Precalculating conv features vs. freezing conv layers


(jerry liu) #1

Hi everyone,

In Statefarm notebook, convolution features are precalculated, using VGG pretrained weights, and saved to disk for convenience. These convolution features are then used to feed into a model of dense layers for classification.

Would this be the same as combining the conv layers + dense layers, and freezing the conv layers by setting trainable = False ?

My motivation for this is that I run out of memory when using large number of data augmentation and concatenating the conv features weights.

Would combining the conv layers and dense layers into a single model, and feeding in training data in batches help?

Or would the training epochs be recalculating the conv features at every epoch?

Thanks,

Jerry


#2

I am not fully sure I understand. In general, you are free to use the whole model - I don’t think there is anything you gain apart from significant speed up by precomputing the output of the conv layers.

With data augmentation you really have no other option than to feed the data directly into the full model. Unless you precomputed the conv layers with some massive amount of augmented data and save the labels… but not sure that is really a viable option :wink:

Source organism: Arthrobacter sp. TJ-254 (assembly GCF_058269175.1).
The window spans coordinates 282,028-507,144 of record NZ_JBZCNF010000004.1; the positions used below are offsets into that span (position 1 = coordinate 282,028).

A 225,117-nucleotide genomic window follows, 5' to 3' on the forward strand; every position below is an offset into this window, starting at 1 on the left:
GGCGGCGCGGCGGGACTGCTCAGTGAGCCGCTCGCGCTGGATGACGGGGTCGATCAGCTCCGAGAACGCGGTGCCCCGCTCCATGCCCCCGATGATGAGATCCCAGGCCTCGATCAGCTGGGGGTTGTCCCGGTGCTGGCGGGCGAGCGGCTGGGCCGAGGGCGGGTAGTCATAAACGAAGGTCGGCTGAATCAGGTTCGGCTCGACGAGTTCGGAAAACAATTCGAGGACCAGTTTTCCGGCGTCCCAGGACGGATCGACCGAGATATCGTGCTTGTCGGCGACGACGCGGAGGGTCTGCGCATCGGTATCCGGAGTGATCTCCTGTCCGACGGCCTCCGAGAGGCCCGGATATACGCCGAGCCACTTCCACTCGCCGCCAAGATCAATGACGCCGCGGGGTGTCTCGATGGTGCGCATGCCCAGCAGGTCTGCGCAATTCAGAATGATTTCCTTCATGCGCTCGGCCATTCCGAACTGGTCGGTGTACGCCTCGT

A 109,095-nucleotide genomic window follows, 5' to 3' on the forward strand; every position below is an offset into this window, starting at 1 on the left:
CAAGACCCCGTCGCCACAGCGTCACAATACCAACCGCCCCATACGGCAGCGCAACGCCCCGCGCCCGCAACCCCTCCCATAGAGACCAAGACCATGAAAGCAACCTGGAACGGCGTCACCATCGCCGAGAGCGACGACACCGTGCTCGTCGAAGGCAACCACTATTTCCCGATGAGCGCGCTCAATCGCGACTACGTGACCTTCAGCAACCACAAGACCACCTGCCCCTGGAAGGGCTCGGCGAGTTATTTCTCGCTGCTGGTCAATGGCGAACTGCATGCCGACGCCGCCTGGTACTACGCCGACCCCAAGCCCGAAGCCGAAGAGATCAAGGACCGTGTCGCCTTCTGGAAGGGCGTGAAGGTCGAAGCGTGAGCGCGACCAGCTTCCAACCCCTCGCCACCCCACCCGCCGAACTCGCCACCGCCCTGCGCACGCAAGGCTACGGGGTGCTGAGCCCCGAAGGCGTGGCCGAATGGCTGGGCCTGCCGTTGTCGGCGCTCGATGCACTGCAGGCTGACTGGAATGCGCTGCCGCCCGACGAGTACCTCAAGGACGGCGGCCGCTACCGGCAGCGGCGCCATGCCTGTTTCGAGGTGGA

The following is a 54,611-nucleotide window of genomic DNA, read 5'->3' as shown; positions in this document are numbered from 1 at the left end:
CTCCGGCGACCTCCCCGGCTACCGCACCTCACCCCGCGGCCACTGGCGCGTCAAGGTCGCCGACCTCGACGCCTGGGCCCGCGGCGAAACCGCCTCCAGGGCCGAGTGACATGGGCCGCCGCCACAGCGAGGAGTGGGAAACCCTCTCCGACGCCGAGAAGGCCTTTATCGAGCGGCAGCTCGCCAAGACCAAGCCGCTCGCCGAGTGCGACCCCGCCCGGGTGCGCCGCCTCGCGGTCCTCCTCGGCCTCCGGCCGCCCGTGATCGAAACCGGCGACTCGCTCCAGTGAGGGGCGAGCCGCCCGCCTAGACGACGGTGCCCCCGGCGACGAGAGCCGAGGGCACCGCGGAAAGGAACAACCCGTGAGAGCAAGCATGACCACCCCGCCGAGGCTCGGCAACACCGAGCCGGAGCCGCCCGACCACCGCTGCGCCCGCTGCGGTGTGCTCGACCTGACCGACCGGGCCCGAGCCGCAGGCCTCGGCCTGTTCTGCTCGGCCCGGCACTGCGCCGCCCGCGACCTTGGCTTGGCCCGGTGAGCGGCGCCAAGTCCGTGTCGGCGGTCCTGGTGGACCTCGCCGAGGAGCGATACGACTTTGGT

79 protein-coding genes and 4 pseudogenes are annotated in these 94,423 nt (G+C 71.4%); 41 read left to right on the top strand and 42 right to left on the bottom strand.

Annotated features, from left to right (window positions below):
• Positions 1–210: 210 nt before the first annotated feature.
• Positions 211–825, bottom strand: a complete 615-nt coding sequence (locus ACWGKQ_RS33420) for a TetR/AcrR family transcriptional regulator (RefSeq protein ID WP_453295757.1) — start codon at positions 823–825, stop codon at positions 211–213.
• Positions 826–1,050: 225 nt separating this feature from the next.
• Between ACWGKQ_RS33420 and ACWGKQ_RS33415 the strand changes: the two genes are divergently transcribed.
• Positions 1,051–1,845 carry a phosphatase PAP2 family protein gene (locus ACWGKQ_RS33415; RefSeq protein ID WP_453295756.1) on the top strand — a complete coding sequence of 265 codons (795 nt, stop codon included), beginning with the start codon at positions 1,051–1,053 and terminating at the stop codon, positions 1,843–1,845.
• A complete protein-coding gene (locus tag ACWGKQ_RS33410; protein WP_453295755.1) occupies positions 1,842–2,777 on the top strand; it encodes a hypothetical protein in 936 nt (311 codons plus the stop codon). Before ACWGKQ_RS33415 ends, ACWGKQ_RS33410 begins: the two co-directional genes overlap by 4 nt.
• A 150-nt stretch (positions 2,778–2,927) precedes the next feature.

All setting trainable to false does is that during training (when you run fit or fit_generator) those layers do not ‘learn’, their weights are not getting updated, but they still need to do the work both in computing the output and the derivative as the data passes through them.

Not sure if that answers your question - if not and you would like to provide additional details, I can take another stab at helping you out.


(Jeremy Howard) #3

Yes. Precomputing is simply an approach to making things (much!) faster, but it’s not required if you don’t have enough disk space.


(Robert William Whelan) #4

I had the same question so I’ll give you my understanding of things. “Pre-calculating” gives you a fixed set of inputs to a new model.

In this case, the new model is a Sequential object with, first, a maxpooling layer, which represents the previous convolutional layers, then a couple new dense layers with 0 dropout, followed by a final dense ‘softmax’ layer which gives us the cat vs. dog categories.

If we don’t pre calculate, but instead make convolutional layers non-trainable, the images get passed through all the convolutional layers to get an input to the dense layers, but the weights in the convolutional layers are not updated.

This is important because with data augmentation, you are basically creating new images and they should be evaluated (but, not necessarily used for training on the convolution layers).